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ARS Home » Pacific West Area » Burns, Oregon » Range and Meadow Forage Management Research » Research » Research Project #435306

Research Project: Enhancing Rangeland Science Diversity in the Northern Great Basin

Location: Range and Meadow Forage Management Research

Project Number: 2070-21630-003-008-S
Project Type: Non-Assistance Cooperative Agreement

Start Date: Sep 24, 2018
End Date: Sep 24, 2023

ARS Burns and Oregon State University (OSU) Burns have a long history of producing applied science that supports management decision-making on millions of acres of northern Great Basin rangeland. This impact has been facilitated by the inclusion of Burns ARS and OSU in regional collaborative science-based conservation groups. Collaborative and science-based efforts have proven to be an effective tool for engaging in contentious natural resource management challenges, helping agricultural producers, agencies, and local communities find common ground and solutions. Ongoing work by ARS Burns, OSU Burns, and their extensive partner network (including ag producers, federal and state land management agencies, multiple NGOs, state wildlife agencies, federal regulatory agencies, local and county government, and local conservation entities) has resulted in collaboratively-derived, science-based management frameworks that are accepted by a diverse array of stakeholders. These frameworks are currently guiding management of millions of acres of private and public rangeland in the northern Great Basin. A key ingredient to the success of these ventures has been extensive outreach to customer groups. Active and ongoing engagement by ARS Burns and OSU Burns has resulted in a level of trust necessary to operationalize our applied research in a diversity of management contexts including agricultural production on rangeland supporting sensitive wildlife species such as the greater sage-grouse. Demand for such outreach is in excess of current capacity to supply it; thus limiting the potential for science delivery and associated impact. To ameliorate this problem, ARS Burns will work with OSU to hire an outreach specialist to coordinate and expand these activities. This position will focus on both direct outreach to collaborative groups and private/public land managers and decision makers, as well collaborating with ARS Burns scientists to develop and produce science-based decision support tools and associated research. Specific objectives include: 1) Develop a decision-support tool that guides managers in proactively managing sagebrush plant communities to reduce risk of fire-associated transition to invasive annual grass dominance. 2) Work with stakeholder collaboratives to design and implement ecologically-based adaptive management programs. 3) Develop a web-based training and certification program for land managers using threat-based rangeland management. Benefits to ARS will include increased science delivery capacity to meet ongoing and emerging stakeholder needs, incorporation of ARS research into landscape tools and technologies for rangeland managers, greater capacity of ARS Burns scientists to design and conduct research pertinent to natural resource challenges being faced by stakeholders, and increased collaboration with OSU and other research and outreach parnters.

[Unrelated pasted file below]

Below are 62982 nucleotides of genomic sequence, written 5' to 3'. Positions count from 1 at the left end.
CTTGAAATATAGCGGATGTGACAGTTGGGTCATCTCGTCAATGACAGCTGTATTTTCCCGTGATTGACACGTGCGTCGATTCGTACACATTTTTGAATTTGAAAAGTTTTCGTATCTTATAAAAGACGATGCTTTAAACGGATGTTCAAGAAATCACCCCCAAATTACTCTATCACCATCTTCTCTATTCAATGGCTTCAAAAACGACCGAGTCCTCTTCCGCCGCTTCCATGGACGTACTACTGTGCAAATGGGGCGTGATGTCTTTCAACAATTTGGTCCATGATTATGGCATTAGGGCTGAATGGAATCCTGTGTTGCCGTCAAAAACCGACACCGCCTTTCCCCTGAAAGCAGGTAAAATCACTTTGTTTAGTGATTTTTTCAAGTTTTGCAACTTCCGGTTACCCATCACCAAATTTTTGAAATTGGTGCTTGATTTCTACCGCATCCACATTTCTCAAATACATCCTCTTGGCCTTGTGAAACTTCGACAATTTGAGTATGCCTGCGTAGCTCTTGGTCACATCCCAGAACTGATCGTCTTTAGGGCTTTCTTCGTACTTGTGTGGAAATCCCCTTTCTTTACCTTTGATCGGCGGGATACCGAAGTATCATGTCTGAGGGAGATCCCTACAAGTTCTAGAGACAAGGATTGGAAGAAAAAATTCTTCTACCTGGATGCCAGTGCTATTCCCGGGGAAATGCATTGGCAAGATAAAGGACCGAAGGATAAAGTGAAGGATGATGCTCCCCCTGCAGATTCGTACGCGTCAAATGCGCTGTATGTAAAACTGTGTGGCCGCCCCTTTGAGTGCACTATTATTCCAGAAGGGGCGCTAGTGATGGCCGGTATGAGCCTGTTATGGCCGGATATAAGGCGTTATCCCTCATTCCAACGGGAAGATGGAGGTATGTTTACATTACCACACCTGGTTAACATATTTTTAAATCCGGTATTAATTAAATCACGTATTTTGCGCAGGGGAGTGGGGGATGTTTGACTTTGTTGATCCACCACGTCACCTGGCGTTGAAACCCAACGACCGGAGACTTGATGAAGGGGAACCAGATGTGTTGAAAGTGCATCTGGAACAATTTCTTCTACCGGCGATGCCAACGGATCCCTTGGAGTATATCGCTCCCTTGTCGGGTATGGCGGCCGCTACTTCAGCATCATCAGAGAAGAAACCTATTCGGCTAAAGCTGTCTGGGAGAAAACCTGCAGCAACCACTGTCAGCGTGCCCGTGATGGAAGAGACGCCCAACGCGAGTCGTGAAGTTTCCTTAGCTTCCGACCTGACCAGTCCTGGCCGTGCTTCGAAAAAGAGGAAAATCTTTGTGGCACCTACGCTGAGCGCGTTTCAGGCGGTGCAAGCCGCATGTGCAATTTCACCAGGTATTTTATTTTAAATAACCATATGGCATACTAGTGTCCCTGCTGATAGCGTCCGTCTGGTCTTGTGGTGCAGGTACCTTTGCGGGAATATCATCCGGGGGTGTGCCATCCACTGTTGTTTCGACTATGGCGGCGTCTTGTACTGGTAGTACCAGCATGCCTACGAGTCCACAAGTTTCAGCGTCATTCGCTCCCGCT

For Objective 1, OSU will determine the efficacy of using an existing plant community classification tool developed at the Burns Range and Meadow Forage Management Unit to predict post-fire invasive annual grass dynamics based on pre-fire plant community status. This effort will combine existing classification data with post-wildfire field monitoring. OSU will then work with stakeholder collaboratives to link empirical results with manager expectations and use this information as the basis of a decision-support tool for preemptive management of fire/invasive annual grass-prone rangeland. Because our existing classification tool is being used by private, state, and federal managers on over 5 million acres of eastern Oregon rangeland, the potential impact of this objective is very high. Impact metrics will include the number of acres to which the decision support tool is applied as well as customer demand indicators (e.g. requests for workshops and training). For Objective 2, ARS Burns and its expanded collaborator network (including OSU) have developed a series of products to guide ecologically-based management and restoration of rangelands. OSU will work with ongoing and new stakeholder collaboratives to design and implement ecologically-based rangeland management plans with an emphasis on development of monitoring strategies that allow for adaptively testing management alternatives. Impact metrics will include the number of projects, acres impacted, customer demand indicators (requests for information, technical support to collaboratives, and training) and peer review publications resulting from interactions with collaboratives. For Objective 3, OSU will work with an existing stakeholder collaborative to develop an online curriculum for training and certification for using threat-based (i.e., invasive annual grasses and expanding conifer populations) state-and-transition models to inform rangeland management decisions. This program will focus on identifying ecological threats and selecting the appropriate state-and-transition model, using the models to evaluate plant community status relative to threats, determining initial management direction, and adaptively monitoring plant community response to management. This training course will be designed to meet Professional and Continuing Education credit requirements of OSU. Impact metrics will include number of web-site visits, number of students completeing training, course evaluation feedback, geography of student base, and collective acreage under management by course completers.